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DC police chief says there were zero arrests in city on Wednesday

DC police chief says there were zero arrests in city on Wednesday
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Washington, D.C., police made no arrests in connections with protests over the death of George Floyd in the city Wednesday night, Metropolitan Police Department (MPD) Chief Peter Newsham said in a press conference Thursday.

Newsham said there were "zero arrests associated with the peaceful demonstrations we had here in the city. There was no damage to MPD property. There was no MPD injuries. Moving forward over the next couple of days, we expect more of the same."

The department had made 29 arrests Tuesday night and 288 Monday evening, Newsham noted.

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He estimated in excess of 5,000 peaceful protesters took to the streets over the course of the day Wednesday, with multiple groups marching through the city independent of one another.

In the same press conference, D.C. Mayor Muriel BowserMuriel BowserDC resumes indoor dining at 25 percent capacity Inauguration parties lose the glitz and glamour in 2021 Biden's inauguration unprecedented in US history MORE (D) said she remained concerned about the use of military assets in response to the protests.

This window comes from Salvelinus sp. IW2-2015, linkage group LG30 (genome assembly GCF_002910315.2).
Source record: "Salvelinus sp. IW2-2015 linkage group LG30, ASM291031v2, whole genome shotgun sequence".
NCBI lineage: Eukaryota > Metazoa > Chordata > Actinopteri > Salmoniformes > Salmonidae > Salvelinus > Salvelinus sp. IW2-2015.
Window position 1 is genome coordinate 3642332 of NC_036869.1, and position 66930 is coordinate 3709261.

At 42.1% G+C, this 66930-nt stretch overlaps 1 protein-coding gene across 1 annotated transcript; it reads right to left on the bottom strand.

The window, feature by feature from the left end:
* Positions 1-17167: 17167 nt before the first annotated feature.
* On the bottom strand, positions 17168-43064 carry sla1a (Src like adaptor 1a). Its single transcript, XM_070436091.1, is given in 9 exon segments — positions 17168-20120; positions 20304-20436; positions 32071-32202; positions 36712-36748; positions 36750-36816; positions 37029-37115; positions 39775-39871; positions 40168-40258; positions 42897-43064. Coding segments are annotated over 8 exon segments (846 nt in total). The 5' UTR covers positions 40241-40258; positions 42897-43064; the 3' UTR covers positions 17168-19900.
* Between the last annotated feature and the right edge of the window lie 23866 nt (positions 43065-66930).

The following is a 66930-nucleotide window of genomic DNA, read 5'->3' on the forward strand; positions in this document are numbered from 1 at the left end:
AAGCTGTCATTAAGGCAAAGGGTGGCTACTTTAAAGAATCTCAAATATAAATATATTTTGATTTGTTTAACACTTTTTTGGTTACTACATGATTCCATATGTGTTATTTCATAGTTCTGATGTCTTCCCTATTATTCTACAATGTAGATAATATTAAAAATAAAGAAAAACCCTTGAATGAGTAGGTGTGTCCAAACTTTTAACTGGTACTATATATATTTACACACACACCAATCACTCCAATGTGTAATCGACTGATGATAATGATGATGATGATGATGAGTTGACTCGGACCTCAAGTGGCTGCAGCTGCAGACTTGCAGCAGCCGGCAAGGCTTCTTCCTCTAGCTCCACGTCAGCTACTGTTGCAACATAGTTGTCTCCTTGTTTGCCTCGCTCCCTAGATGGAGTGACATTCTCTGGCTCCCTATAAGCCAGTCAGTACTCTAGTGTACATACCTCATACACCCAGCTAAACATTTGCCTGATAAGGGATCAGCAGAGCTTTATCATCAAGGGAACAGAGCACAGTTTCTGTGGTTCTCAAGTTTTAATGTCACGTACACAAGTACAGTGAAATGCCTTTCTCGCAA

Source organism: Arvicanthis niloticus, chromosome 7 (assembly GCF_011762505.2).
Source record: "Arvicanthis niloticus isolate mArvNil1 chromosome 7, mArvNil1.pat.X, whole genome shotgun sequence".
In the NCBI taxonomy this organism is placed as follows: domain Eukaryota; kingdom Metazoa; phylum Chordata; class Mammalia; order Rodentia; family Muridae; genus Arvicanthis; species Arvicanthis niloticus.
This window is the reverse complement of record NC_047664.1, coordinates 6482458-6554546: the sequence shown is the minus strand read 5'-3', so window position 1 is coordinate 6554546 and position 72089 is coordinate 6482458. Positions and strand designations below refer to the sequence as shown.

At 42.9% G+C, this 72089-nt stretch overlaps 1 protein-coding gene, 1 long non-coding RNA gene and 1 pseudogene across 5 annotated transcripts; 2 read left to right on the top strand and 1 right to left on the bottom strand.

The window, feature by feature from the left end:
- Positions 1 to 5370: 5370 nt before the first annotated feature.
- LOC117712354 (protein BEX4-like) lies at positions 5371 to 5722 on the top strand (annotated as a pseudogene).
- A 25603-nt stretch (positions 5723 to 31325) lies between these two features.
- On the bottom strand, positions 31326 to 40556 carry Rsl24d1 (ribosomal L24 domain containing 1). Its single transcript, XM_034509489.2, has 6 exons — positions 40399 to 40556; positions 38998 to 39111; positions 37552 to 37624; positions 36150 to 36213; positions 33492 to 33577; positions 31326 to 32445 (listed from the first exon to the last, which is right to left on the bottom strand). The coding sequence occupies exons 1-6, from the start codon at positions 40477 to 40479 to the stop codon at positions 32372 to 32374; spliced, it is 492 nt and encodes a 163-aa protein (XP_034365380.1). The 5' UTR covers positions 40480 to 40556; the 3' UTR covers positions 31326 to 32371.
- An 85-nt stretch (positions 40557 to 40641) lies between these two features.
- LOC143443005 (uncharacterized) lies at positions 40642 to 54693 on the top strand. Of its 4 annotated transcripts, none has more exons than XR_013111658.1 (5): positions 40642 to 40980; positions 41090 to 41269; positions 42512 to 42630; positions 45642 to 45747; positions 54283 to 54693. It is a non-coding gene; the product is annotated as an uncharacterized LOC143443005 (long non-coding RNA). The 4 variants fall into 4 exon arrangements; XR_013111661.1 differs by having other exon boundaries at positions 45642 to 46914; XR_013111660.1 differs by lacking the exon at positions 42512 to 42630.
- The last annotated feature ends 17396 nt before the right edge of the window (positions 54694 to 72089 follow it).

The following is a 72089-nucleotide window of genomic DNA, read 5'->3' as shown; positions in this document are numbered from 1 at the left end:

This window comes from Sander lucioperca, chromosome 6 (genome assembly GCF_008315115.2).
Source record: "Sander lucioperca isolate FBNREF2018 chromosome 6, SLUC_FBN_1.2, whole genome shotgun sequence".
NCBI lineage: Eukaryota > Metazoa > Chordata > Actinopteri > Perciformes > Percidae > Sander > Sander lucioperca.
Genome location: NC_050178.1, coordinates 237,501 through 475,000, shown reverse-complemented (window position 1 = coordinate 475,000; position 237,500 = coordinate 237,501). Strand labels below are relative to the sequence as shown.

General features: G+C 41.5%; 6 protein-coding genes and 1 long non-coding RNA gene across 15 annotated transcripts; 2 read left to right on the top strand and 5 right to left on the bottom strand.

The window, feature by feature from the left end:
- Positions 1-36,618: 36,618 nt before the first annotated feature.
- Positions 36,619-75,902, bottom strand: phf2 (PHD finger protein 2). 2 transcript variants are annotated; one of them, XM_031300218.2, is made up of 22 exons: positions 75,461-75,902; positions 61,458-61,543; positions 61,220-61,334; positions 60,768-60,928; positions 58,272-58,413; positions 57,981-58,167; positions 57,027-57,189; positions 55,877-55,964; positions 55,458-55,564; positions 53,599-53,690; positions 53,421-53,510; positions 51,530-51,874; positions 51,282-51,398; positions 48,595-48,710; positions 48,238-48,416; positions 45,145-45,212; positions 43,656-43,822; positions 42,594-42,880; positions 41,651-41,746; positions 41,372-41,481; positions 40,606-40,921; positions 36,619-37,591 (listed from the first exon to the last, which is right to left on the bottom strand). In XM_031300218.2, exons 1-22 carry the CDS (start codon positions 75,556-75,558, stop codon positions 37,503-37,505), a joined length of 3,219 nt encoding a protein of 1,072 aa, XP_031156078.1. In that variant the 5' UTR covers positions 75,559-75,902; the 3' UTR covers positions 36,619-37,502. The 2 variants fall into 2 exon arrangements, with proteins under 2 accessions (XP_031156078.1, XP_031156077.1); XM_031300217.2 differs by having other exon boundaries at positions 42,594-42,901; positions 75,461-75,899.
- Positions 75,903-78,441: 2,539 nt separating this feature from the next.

"There are other federal military assets that we did not request that we understand are under the direction of Attorney General [William] Barr,” Bowser said. “We are all very concerned about how the federal assets pushed out from the federal complex and we worked with them to push back."

Newsham said he had heard similar concerns from D.C. residents “about what they perceive as a military takeover,” saying most could not distinguish between the D.C. National Guard and federal officers, adding, “They look the same. They look like soldiers.”

Militarization of the nation's capital during the protests has sparked widespread concerns in recent days, with the District National Guard telling The Hill it has asked for an investigation into the use of a helicopter to disperse crowds.

"Maj. Gen. William J. Walker, District of Columbia National Guard Commanding General, has directed an investigation into a June 1 low-flying maneuver conducted by one of our rotary aviation assets," Air Force Lt. Col. Brooke Davis, spokeswoman for the D.C. National Guard, told The Hill in a statement Tuesday.